term of address for a man
a title used before the name of knight or baronet
A man of a higher rank or position.
An address to a military superior of either sex.
An address to any male, especially if his name or proper address is unknown.
Excuse me, sir, could you tell me where the nearest bookstore is?
to address somebody using sir
Please don't sir me!
The titular prefix given to a knight or baronet
Origin: From sir, from sire, from senior, from senex. Compare sire, signor, seignior, señor.
a man of social authority and dignity; a lord; a master; a gentleman; -- in this sense usually spelled sire
a title prefixed to the Christian name of a knight or a baronet
an English rendering of the LAtin Dominus, the academical title of a bachelor of arts; -- formerly colloquially, and sometimes contemptuously, applied to the clergy
a respectful title, used in addressing a man, without being prefixed to his name; -- used especially in speaking to elders or superiors; sometimes, also, used in the way of emphatic formality
Origin: [OE. sire, F. sire, contr. from the nominative L. senior an elder, elderly person, compar. of senex,senis, an aged person; akin to Gr. old, Skr. sana, Goth. sineigs old, sinista eldest, Ir. & Gael. sean old, W. hen. Cf. Seignior, Senate, Seneschal, Senior, Senor, Signor, Sire, Sirrah.]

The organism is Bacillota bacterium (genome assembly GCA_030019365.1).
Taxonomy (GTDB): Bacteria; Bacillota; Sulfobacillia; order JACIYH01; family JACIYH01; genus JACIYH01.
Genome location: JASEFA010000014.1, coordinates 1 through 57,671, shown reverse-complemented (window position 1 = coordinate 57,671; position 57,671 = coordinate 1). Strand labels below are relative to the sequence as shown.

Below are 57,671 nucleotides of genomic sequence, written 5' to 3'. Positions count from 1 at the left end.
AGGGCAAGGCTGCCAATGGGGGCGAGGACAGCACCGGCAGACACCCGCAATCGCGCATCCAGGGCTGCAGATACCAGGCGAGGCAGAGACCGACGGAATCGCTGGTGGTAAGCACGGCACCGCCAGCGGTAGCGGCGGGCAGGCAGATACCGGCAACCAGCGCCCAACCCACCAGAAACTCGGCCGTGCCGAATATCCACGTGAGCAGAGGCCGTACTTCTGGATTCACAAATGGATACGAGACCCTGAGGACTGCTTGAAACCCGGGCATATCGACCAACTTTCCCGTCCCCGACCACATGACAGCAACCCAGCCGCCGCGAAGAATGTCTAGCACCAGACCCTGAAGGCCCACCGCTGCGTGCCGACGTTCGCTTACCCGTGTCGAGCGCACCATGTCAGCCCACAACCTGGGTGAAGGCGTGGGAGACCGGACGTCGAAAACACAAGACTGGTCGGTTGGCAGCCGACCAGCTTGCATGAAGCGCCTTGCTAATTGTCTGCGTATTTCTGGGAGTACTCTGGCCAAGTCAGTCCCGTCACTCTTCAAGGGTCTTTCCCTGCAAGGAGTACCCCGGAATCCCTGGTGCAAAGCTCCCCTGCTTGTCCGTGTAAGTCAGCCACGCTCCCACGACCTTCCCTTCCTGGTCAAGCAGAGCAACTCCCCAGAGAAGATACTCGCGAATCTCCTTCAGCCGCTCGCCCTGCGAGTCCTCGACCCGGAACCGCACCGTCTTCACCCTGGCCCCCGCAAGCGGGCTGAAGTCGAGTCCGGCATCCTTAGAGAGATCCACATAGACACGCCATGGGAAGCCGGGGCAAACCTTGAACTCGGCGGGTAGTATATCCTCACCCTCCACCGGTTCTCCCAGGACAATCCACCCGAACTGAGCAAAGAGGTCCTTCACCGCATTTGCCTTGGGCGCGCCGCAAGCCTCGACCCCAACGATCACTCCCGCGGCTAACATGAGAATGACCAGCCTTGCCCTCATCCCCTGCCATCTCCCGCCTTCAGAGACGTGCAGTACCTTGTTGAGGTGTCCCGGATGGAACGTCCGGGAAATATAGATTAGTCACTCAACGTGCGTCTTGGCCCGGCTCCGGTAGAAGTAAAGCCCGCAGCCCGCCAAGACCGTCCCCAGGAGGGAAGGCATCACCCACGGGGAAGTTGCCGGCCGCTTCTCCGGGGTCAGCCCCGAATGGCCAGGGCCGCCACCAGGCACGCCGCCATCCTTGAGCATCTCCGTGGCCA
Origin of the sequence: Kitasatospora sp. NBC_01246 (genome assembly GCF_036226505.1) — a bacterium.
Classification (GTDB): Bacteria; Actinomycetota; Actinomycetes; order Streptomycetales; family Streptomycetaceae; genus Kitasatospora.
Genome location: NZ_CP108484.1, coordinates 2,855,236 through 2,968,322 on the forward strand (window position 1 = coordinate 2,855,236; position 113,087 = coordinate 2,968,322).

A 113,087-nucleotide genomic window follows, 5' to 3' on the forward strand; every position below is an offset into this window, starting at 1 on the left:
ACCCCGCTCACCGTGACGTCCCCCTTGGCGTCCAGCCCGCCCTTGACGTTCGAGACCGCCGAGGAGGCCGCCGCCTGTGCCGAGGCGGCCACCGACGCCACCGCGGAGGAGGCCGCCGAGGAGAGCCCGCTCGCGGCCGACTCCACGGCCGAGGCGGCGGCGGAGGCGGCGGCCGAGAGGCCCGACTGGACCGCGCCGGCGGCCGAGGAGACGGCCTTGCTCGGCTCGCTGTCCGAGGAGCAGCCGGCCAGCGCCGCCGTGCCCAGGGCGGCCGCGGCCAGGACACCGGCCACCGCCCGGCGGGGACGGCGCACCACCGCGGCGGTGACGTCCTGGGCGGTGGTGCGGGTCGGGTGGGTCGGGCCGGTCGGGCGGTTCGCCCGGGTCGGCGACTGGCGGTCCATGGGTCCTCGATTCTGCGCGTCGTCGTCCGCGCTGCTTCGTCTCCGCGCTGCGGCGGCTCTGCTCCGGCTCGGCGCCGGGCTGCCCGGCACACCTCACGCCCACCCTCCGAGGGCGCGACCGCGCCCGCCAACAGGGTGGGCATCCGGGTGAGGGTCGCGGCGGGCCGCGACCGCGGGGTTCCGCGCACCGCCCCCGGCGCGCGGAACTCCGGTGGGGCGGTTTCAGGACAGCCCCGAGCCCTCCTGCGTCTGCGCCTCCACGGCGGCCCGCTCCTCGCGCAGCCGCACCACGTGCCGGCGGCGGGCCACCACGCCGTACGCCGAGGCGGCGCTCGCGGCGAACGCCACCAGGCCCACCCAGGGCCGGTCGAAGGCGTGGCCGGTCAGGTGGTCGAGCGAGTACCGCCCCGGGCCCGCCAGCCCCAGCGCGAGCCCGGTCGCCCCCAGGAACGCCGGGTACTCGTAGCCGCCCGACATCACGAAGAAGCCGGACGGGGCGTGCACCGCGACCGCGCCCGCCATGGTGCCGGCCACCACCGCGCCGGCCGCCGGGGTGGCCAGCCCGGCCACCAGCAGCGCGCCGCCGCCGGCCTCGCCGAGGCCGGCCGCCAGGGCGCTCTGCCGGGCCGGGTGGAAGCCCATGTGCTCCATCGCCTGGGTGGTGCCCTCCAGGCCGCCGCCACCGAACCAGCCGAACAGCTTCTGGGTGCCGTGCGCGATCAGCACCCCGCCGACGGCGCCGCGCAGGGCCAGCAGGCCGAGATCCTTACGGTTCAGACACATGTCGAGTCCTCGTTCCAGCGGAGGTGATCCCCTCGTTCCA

Sir is an honorific address used as a courtesy title to address a man without using his given name or family name in many English speaking cultures. It is often used in formal correspondence. The term is often reserved for use only towards one of superior rank or status, such as an educator, or as a form of address from a merchant to a customer. Equivalent terms of address are "ma'am" or "madam" in most cases, or in the case of a very young woman, girl, or unmarried woman who prefers to be addressed as such, "miss". The equivalent term for a knighted woman is Dame, or "Lady" for the wife of a knight.
Chambers 20th Century Dictionary
sėr, n. a word of respect used in addressing a man: a gentleman: the title of a knight or baronet, used along with the Christian name and surname, as 'Sir David Pole:' formerly a common title of address for the clergy as a translation of L. dominus, the term used for a bachelor of arts, originally in contradistinction from the magister, or master of arts—hence Sir John=a priest.—v.t. to address as 'sir.' [O. Fr. sire, through O. Fr. senre, from L. senior, an elder, comp. of senex, old. Cf. the parallel forms Sire, Senior, Seignior, Signor.]
Sneeze in rag
Excuse me I'm about to sir in that rag over there
British National Corpus
Spoken Corpus Frequency
Rank popularity for the word 'SIR' in Spoken Corpus Frequency: #504
Written Corpus Frequency
Rank popularity for the word 'SIR' in Written Corpus Frequency: #603
Rank popularity for the word 'SIR' in Nouns Frequency: #199
The numerical value of SIR in Chaldean Numerology is: 6
The numerical value of SIR in Pythagorean Numerology is: 1
Images & Illustrations of SIR
Translations for SIR
From our Multilingual Translation Dictionary
- سيدي, سيد, حضرتك, أفندي, أستاذ, سيدي المحترمArabic
- спадар, панBelarusian
- κύριος, ΣέρGreek
- monsieur, seigneurFrench
- המפקד, אדוניHebrew
- श्री, महोदय, श्रीमान, साहिब, सरHindi
- uram, úrHungarian
- サー, だんな, だんな様Japanese
- 선생님, 씨Korean
- господине, господинMacedonian
- heer, meneer, mijnheerDutch
- domnule, domnRomanian
- господин, сэр, товарищ, сударьRussian
- beyefendi, komutanım, efendimTurkish
- пан, серUkrainian
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